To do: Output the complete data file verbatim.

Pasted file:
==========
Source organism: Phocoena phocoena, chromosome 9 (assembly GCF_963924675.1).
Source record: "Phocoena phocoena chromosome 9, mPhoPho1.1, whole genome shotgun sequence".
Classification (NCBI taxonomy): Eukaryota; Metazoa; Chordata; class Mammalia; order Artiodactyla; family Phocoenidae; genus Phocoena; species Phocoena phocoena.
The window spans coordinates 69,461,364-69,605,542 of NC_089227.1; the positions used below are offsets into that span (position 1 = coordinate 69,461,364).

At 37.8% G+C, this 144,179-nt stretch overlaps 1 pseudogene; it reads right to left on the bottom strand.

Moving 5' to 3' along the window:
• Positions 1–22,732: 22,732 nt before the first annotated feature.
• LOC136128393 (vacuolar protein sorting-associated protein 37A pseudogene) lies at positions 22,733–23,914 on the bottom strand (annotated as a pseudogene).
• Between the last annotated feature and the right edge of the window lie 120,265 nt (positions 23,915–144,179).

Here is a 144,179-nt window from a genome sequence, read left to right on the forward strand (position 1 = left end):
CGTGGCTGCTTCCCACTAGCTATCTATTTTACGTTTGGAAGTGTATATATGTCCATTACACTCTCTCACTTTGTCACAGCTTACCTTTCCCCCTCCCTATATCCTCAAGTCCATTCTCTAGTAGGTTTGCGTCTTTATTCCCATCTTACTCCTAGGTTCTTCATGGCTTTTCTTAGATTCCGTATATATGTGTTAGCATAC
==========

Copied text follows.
Source organism: Phocoena phocoena, chromosome 9 (assembly GCF_963924675.1).
Source record: "Phocoena phocoena chromosome 9, mPhoPho1.1, whole genome shotgun sequence".
Classification (NCBI taxonomy): Eukaryota; Metazoa; Chordata; class Mammalia; order Artiodactyla; family Phocoenidae; genus Phocoena; species Phocoena phocoena.
The window spans coordinates 69,461,364-69,605,542 of NC_089227.1; the positions used below are offsets into that span (position 1 = coordinate 69,461,364).

At 37.8% G+C, this 144,179-nt stretch overlaps 1 pseudogene; it reads right to left on the bottom strand.

Moving 5' to 3' along the window:
• Positions 1–22,732: 22,732 nt before the first annotated feature.
• LOC136128393 (vacuolar protein sorting-associated protein 37A pseudogene) lies at positions 22,733–23,914 on the bottom strand (annotated as a pseudogene).
• Between the last annotated feature and the right edge of the window lie 120,265 nt (positions 23,915–144,179).

Here is a 144,179-nt window from a genome sequence, read left to right on the forward strand (position 1 = left end):
CGTGGCTGCTTCCCACTAGCTATCTATTTTACGTTTGGAAGTGTATATATGTCCATTACACTCTCTCACTTTGTCACAGCTTACCTTTCCCCCTCCCTATATCCTCAAGTCCATTCTCTAGTAGGTTTGCGTCTTTATTCCCATCTTACTCCTAGGTTCTTCATGGCTTTTCTTAGATTCCGTATATATGTGTTAGCATAC